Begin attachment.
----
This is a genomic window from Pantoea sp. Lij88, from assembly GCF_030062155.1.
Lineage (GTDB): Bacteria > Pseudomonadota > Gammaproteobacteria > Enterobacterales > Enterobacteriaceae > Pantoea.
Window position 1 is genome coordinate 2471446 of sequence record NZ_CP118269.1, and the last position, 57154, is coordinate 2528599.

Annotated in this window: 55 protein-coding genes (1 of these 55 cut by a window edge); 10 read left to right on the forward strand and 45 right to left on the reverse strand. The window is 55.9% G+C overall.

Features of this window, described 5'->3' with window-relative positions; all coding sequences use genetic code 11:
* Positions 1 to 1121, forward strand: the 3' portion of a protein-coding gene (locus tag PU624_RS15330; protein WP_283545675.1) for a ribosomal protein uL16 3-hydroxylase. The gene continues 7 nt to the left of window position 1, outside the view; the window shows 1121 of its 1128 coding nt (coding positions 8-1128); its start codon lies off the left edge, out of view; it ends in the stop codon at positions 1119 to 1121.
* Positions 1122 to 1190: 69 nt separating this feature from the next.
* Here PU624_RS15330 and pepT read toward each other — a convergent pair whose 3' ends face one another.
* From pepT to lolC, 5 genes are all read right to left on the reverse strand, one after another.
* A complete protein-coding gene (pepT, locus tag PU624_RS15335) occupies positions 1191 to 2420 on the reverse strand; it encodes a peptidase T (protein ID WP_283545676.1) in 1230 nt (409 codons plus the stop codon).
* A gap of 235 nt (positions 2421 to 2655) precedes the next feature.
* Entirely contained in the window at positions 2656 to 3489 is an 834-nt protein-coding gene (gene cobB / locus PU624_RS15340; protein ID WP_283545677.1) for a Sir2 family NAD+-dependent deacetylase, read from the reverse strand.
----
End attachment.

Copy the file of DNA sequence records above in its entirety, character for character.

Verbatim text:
This is a genomic window from Pantoea sp. Lij88, from assembly GCF_030062155.1.
Lineage (GTDB): Bacteria > Pseudomonadota > Gammaproteobacteria > Enterobacterales > Enterobacteriaceae > Pantoea.
Window position 1 is genome coordinate 2471446 of sequence record NZ_CP118269.1, and the last position, 57154, is coordinate 2528599.

Annotated in this window: 55 protein-coding genes (1 of these 55 cut by a window edge); 10 read left to right on the forward strand and 45 right to left on the reverse strand. The window is 55.9% G+C overall.

Features of this window, described 5'->3' with window-relative positions; all coding sequences use genetic code 11:
* Positions 1 to 1121, forward strand: the 3' portion of a protein-coding gene (locus tag PU624_RS15330; protein WP_283545675.1) for a ribosomal protein uL16 3-hydroxylase. The gene continues 7 nt to the left of window position 1, outside the view; the window shows 1121 of its 1128 coding nt (coding positions 8-1128); its start codon lies off the left edge, out of view; it ends in the stop codon at positions 1119 to 1121.
* Positions 1122 to 1190: 69 nt separating this feature from the next.
* Here PU624_RS15330 and pepT read toward each other — a convergent pair whose 3' ends face one another.
* From pepT to lolC, 5 genes are all read right to left on the reverse strand, one after another.
* A complete protein-coding gene (pepT, locus tag PU624_RS15335) occupies positions 1191 to 2420 on the reverse strand; it encodes a peptidase T (protein ID WP_283545676.1) in 1230 nt (409 codons plus the stop codon).
* A gap of 235 nt (positions 2421 to 2655) precedes the next feature.
* Entirely contained in the window at positions 2656 to 3489 is an 834-nt protein-coding gene (gene cobB / locus PU624_RS15340; protein ID WP_283545677.1) for a Sir2 family NAD+-dependent deacetylase, read from the reverse strand.